Sen. Chris Dodd has gained on challenger Rob Simmons, according to the latest poll from Quinnipiac University, and is now only down by a handful of points. The number in parentheses is from April’s poll.
This is a ten-point swing in Dodd’s favor (Dodd now up by 5%, Simmons goes down by 5%), which is good news for Dodd (though not as good as, say, being ahead). He also actually leads Sam Caligiuri, now, by the narrow margin of 41-39.
Dodd also leads Democratic challenger Merrick Alpert 44%-24%. Yes, he’s under 50% in a Democratic primary against someone no one has heard of, which is not great news for him, but it could be worse. Alpert could be ahead.
The rebound follows a month in which Dodd has not made any negative headlines, and has had a major credit card reform act passed by Congress and signed by a popular president (whose praise for Dodd was effusive). Dodd’s biggest nosedive, in April, came after a month of scandal and bad press, and this poll suggests that while he hasn’t quite recovered completely from that, he’s made some headway.
What to make of Alpert’s numbers? Well, for a challenger with essentially zero name recognition, this isn’t at all bad. There are apparently a significant number of Democrats out there who are willing to vote for anyone over Chris Dodd. Richard Blumenthal take note. However, 54% of Democrats say they want to see Dodd run again.
One thing to note about this poll (and other Quinnipiac polls) is Dodd’s numbers in the various Congressional districts.
In a general election matchup, would Dodd really lose the 1st and 3rd districts? This poll, and the April poll, suggest that he is behind there. It could absolutely be that Democrats and Democratic-leaning independents in these districts are turning against Dodd. But if that were the case, I’d expect Dodd to be doing far worse in the 4th district, which he is actually winning. This seems a little odd.
In fact, his numbers are consistent in the 1st, 2nd and 3rd districts, which are very different places. It’s hard to know what’s happening here without seeing more specific numbers for each district (i.e., a breakdown by party ID, the sample size, etc.). We don’t have a breakdown by Congressional district for other polls, so it’s hard to verify this trend.
This race right now, however, is far more about being angry at Chris Dodd than it is about Rob Simmons, and so voters may just be taking their frustrations out on him in remarkably uniform ways.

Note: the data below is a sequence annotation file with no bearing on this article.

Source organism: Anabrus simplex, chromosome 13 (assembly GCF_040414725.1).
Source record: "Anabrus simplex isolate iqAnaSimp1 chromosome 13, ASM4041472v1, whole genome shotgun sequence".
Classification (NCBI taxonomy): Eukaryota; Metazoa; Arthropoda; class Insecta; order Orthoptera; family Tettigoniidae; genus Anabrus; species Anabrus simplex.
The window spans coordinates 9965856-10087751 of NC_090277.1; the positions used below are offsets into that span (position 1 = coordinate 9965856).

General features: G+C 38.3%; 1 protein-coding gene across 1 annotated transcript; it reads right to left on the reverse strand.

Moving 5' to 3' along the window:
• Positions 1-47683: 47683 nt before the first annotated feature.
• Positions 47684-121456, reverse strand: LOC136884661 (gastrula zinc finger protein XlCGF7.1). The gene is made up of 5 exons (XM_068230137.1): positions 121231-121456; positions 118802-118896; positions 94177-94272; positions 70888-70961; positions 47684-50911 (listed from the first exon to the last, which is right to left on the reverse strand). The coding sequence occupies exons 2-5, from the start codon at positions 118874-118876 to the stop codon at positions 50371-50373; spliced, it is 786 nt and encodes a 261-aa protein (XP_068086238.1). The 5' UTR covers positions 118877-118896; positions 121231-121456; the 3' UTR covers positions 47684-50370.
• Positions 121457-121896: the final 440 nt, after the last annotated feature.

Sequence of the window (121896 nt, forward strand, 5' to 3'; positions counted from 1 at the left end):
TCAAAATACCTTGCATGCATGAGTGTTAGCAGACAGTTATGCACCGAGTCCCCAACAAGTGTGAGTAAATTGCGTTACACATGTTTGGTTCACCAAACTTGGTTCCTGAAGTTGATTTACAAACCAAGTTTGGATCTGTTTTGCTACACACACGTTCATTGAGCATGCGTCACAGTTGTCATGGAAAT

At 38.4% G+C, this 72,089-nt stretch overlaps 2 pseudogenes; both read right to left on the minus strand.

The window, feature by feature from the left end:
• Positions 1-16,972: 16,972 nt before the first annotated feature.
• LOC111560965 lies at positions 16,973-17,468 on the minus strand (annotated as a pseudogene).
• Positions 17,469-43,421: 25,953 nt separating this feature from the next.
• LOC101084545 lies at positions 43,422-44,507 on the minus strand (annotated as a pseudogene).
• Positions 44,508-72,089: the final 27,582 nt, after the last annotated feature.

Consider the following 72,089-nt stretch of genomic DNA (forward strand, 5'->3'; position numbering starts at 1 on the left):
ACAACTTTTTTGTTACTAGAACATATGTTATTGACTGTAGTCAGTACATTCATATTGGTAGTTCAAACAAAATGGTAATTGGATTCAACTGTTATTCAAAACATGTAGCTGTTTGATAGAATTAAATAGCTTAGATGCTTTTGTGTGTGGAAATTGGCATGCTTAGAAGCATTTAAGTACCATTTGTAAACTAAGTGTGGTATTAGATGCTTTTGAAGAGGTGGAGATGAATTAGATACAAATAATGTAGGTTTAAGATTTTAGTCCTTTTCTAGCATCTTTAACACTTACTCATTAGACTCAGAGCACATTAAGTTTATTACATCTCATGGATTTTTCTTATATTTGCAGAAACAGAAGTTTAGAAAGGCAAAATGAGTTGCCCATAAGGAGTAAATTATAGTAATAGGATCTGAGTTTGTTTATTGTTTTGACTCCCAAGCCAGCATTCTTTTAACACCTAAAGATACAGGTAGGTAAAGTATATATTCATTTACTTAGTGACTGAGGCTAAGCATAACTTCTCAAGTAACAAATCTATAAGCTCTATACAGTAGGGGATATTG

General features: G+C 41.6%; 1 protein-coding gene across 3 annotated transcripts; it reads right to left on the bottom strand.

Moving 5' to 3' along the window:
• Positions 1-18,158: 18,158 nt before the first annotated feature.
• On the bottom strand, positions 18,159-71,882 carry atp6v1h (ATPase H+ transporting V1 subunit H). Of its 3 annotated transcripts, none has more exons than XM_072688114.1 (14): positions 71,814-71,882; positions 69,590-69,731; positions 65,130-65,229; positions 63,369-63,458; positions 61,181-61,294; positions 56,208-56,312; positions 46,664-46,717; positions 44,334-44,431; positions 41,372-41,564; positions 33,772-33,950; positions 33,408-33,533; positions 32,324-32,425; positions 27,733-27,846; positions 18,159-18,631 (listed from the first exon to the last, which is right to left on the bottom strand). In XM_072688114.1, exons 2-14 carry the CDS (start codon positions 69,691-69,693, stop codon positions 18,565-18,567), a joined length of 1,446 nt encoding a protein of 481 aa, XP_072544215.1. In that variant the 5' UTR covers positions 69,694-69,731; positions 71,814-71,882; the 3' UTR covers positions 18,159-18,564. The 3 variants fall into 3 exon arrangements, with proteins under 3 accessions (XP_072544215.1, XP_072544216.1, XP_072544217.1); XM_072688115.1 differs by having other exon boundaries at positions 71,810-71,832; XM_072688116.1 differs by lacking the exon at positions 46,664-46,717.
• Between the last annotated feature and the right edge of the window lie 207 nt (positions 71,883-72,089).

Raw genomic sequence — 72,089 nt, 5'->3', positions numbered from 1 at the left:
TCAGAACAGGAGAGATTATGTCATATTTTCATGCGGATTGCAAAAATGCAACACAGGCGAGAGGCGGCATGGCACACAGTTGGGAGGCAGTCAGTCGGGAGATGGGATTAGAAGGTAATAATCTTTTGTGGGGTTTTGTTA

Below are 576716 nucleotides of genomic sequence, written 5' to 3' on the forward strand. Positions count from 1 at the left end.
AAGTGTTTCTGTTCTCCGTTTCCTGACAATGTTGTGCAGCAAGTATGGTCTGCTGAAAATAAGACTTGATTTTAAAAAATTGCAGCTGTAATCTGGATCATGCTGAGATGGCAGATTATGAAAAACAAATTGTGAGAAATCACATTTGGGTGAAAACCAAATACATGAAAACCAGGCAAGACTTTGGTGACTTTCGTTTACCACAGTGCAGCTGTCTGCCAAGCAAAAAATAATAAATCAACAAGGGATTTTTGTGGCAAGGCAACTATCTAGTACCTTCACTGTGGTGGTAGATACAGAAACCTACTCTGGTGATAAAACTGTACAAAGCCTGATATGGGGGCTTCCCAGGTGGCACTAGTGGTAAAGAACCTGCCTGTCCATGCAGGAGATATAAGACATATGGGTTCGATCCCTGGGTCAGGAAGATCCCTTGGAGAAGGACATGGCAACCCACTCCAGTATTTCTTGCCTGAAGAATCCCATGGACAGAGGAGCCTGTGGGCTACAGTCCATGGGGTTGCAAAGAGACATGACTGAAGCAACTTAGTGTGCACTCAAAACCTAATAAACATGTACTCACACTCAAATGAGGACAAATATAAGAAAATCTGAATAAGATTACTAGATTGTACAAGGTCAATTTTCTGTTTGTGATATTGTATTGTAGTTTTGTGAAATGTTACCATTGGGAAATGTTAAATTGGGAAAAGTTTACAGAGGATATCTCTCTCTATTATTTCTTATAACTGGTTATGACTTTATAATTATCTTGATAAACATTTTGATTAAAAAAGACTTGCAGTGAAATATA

Favorability Low, But Better
Dodd gets a lousy 37% favorability rating, compared with a 30% rating in early April. It’s still better than April’s 30% number. He was at 46% back in early March, however, before the AIG scandal hit.
Dodd still has an honesty problem. 24% of those who disapproved of Dodd’s performance as a U.S. Senator cited dishonesty as their main problem with him (11% said his mortgage deal, 15% cited his ties to the banking industry). Only 35% said that they found Dodd to be honest and trustworthy.
Dodd’s campaign is likely to be relieved by this poll. The bleeding has stopped, for now. However, Dodd is still in very deep trouble with voters all across the state, and the damage done in March still lingers. Alpert’s numbers are disheartening, but not devastating. If Dodd had been close to or behind Alpert in a Democratic matchup, other more well-known Democrats might have given the race a second look.
The main conclusion to draw here is that Dodd still has an awful lot of work to do to really recover. But at least he seems to have hit bottom for now.
Everyone still loves Jodi Rell and Barack Obama. 73% approve of Rell, while 71% approve of Obama.
Joe Lieberman is back in positive territory, barely. 46% approve of his performance, while 44% disapprove.
Interestingly, 56% now say that they are somewhat or very satisfied with the way things are going in Connecticut, compared to 42% in March.